“We used to go into the dark cathedral looking for life’s meaning and then do a little shopping on the side.  Now we just go straight to the mall.” (27)


“We are healthier, we work at less exhausting jobs, and we live longer than ever.  Most of this has been made possible by consuming things, ironically spending more and more time at the carnival, less and less in church.” (27) [I suggest we are still benefiting from our ‘church’ heritage of self discipline and only beginning to see the consequences of unrestrained consumerism in broken homes, addictions, dysfunctions, white-collar crime, and all the other natural results of lust and greed turned loose. dlm]


“Where we were once ashamed of consuming too much (religious shame), we are now often ashamed of consuming the wrong brands (shoppers’ shame).” (27)


“The fact is that the carnival is a world of brazen excess, full of sound and excitement but signifying little in the way of philosophical depth.” (28)


“Once you have passed through ‘prime-branding time’ you are almost impossible to sell to.  The mall carnival is not for you.  You become in our culture, ‘a paltry thing,/ A tattered coat upon a stick’...forgotten.  Very little entertainment, let alone information, flows your way because no one is willing to pay the freight to send it.”  “Although you have the money, your kids spend it.  No wonder you become a critic of a culture that has made you a pariah.”  “But the money in materialism is to be made from tapping those with excess disposable time and money—the young.” (29)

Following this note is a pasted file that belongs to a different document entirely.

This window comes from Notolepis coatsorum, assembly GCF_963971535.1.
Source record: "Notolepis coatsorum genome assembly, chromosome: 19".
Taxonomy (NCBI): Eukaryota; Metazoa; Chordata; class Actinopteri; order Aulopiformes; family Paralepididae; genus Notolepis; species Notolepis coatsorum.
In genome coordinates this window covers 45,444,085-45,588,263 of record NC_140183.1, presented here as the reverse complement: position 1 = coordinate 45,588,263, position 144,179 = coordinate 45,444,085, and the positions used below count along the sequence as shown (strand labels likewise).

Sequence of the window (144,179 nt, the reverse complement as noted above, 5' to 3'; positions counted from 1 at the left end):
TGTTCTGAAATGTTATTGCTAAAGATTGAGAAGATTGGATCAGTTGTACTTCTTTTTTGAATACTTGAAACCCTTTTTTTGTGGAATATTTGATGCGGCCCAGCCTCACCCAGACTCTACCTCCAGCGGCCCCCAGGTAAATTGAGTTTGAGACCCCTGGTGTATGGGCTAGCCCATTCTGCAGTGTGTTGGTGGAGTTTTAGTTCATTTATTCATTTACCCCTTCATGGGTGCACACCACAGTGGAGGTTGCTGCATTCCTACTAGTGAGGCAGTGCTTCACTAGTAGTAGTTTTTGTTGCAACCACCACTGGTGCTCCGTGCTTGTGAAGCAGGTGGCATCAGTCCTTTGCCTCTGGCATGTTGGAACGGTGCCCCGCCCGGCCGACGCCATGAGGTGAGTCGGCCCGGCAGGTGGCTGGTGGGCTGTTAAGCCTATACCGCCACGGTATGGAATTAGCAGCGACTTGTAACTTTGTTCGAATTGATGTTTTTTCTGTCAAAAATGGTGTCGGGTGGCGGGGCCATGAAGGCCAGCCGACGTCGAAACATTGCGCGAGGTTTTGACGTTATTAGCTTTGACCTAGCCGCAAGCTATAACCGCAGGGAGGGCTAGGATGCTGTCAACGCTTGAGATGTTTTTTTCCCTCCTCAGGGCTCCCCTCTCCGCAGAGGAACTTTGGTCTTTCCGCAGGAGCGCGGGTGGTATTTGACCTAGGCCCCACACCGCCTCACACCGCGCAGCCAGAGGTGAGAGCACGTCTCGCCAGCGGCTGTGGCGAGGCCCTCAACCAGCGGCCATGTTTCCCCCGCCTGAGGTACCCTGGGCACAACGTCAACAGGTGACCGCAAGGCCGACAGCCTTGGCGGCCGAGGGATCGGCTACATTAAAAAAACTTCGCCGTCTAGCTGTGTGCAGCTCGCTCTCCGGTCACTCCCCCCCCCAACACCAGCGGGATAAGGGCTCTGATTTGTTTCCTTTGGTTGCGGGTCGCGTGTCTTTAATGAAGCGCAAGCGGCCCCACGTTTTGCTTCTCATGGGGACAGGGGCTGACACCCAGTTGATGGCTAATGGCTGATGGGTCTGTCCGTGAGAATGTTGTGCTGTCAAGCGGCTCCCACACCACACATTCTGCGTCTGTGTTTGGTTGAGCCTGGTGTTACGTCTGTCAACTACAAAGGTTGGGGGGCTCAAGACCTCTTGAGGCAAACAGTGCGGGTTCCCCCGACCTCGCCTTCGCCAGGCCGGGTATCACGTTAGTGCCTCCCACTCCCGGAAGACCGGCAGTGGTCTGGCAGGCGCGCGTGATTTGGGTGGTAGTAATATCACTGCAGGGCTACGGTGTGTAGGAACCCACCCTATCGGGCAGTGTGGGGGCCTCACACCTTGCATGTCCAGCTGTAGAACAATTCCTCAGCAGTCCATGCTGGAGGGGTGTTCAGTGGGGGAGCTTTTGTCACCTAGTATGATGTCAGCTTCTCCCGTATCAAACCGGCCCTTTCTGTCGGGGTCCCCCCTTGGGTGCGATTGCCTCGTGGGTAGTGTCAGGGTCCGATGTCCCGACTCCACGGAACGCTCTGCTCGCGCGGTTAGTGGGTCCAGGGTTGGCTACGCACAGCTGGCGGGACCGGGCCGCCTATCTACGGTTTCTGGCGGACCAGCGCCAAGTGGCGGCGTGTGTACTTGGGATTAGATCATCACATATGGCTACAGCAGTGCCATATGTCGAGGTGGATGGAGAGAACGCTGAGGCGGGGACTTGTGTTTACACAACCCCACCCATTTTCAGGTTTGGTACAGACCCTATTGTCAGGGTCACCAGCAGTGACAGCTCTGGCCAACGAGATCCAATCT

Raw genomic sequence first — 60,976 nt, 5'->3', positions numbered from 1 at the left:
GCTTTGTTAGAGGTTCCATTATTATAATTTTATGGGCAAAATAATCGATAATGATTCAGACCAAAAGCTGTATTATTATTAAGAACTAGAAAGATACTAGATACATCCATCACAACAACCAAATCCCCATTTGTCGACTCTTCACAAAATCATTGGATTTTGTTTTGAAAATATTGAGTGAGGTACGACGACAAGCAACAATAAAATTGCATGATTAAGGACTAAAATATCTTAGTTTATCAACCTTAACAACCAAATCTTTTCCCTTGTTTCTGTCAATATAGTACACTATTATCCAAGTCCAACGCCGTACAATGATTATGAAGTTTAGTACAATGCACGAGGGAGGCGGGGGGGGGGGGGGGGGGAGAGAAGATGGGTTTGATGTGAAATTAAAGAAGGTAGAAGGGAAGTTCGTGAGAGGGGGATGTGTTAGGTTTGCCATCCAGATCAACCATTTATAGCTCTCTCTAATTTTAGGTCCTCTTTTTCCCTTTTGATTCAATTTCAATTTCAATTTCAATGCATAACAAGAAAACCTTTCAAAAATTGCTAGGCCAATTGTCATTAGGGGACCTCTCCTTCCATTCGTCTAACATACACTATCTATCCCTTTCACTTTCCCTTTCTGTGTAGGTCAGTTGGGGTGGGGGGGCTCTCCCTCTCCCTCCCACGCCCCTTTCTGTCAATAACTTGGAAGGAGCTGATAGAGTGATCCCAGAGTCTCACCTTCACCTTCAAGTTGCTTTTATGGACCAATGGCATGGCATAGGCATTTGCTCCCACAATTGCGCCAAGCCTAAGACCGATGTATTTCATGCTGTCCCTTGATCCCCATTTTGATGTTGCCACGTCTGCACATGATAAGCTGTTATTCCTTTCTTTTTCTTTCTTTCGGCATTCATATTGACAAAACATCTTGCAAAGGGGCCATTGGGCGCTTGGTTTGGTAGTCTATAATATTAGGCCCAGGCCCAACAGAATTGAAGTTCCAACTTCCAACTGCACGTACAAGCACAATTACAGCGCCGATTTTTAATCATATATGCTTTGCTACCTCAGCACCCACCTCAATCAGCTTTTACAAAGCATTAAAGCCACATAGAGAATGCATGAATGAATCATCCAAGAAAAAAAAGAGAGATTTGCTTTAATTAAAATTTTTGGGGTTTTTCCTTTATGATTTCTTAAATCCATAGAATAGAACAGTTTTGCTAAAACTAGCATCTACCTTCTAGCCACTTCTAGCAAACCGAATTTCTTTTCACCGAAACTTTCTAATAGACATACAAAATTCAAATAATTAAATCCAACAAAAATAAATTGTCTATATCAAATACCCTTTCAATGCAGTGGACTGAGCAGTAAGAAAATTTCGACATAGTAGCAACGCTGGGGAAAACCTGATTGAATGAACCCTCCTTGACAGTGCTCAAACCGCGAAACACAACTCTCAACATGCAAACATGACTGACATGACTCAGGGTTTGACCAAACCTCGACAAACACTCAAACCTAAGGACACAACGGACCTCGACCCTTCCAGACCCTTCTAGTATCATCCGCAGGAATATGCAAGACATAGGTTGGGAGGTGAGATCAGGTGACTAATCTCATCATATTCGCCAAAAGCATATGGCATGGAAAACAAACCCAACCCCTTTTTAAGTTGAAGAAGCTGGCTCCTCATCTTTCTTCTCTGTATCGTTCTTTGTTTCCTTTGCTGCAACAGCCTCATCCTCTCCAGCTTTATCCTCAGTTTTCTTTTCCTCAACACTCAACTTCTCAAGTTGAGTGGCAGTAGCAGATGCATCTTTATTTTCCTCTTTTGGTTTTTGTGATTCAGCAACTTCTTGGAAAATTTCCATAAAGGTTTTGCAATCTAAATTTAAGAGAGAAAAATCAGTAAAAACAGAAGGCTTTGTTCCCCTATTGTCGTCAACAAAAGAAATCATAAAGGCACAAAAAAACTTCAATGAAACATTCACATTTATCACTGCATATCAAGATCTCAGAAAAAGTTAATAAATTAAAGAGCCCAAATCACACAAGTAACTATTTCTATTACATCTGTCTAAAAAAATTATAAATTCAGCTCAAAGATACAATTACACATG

“Marketing should not be a nasty word.  Religions have been doing it for generations.  If you like it, it is called saving souls; if you don’t it is called proselytizing.  But whatever it is called, marketing depends on branding, packaging, and distribution and it evolved from organized religion.”  (30)


“We have grown not weaker but stronger by accepting these self-evidently ridiculous myths that sacralize mass-produced objects; we have not wasted away but have proved inordinately powerful; have not devolved and been rebarbarized, but seem to have marginally improved.  Dreaded affluenza notwithstanding, commercialism has lessened pain.  Most of us have more pleasure and less discomfort in our lives than most of the people most of the time in all of history.” (31)  [But have we yet experienced all the results? dlm]